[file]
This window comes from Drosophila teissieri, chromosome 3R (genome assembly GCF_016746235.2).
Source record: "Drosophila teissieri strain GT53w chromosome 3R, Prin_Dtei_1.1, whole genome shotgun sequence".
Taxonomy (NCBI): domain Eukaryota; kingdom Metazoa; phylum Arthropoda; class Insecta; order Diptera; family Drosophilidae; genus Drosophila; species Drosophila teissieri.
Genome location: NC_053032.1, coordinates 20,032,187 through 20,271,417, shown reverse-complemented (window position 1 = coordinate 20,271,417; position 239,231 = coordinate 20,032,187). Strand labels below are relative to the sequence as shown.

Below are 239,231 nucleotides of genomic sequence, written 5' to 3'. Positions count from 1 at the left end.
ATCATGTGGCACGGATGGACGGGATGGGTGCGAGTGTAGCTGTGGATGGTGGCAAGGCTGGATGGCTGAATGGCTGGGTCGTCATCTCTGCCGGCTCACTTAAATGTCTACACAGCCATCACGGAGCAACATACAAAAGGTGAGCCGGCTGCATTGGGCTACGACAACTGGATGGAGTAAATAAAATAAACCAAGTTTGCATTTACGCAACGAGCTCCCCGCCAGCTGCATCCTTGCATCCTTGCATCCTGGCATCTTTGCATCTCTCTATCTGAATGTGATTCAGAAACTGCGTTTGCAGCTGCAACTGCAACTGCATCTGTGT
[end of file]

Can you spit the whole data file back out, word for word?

This window comes from Drosophila teissieri, chromosome 3R (genome assembly GCF_016746235.2).
Source record: "Drosophila teissieri strain GT53w chromosome 3R, Prin_Dtei_1.1, whole genome shotgun sequence".
Taxonomy (NCBI): domain Eukaryota; kingdom Metazoa; phylum Arthropoda; class Insecta; order Diptera; family Drosophilidae; genus Drosophila; species Drosophila teissieri.
Genome location: NC_053032.1, coordinates 20,032,187 through 20,271,417, shown reverse-complemented (window position 1 = coordinate 20,271,417; position 239,231 = coordinate 20,032,187). Strand labels below are relative to the sequence as shown.

Below are 239,231 nucleotides of genomic sequence, written 5' to 3'. Positions count from 1 at the left end.
ATCATGTGGCACGGATGGACGGGATGGGTGCGAGTGTAGCTGTGGATGGTGGCAAGGCTGGATGGCTGAATGGCTGGGTCGTCATCTCTGCCGGCTCACTTAAATGTCTACACAGCCATCACGGAGCAACATACAAAAGGTGAGCCGGCTGCATTGGGCTACGACAACTGGATGGAGTAAATAAAATAAACCAAGTTTGCATTTACGCAACGAGCTCCCCGCCAGCTGCATCCTTGCATCCTTGCATCCTGGCATCTTTGCATCTCTCTATCTGAATGTGATTCAGAAACTGCGTTTGCAGCTGCAACTGCAACTGCATCTGTGT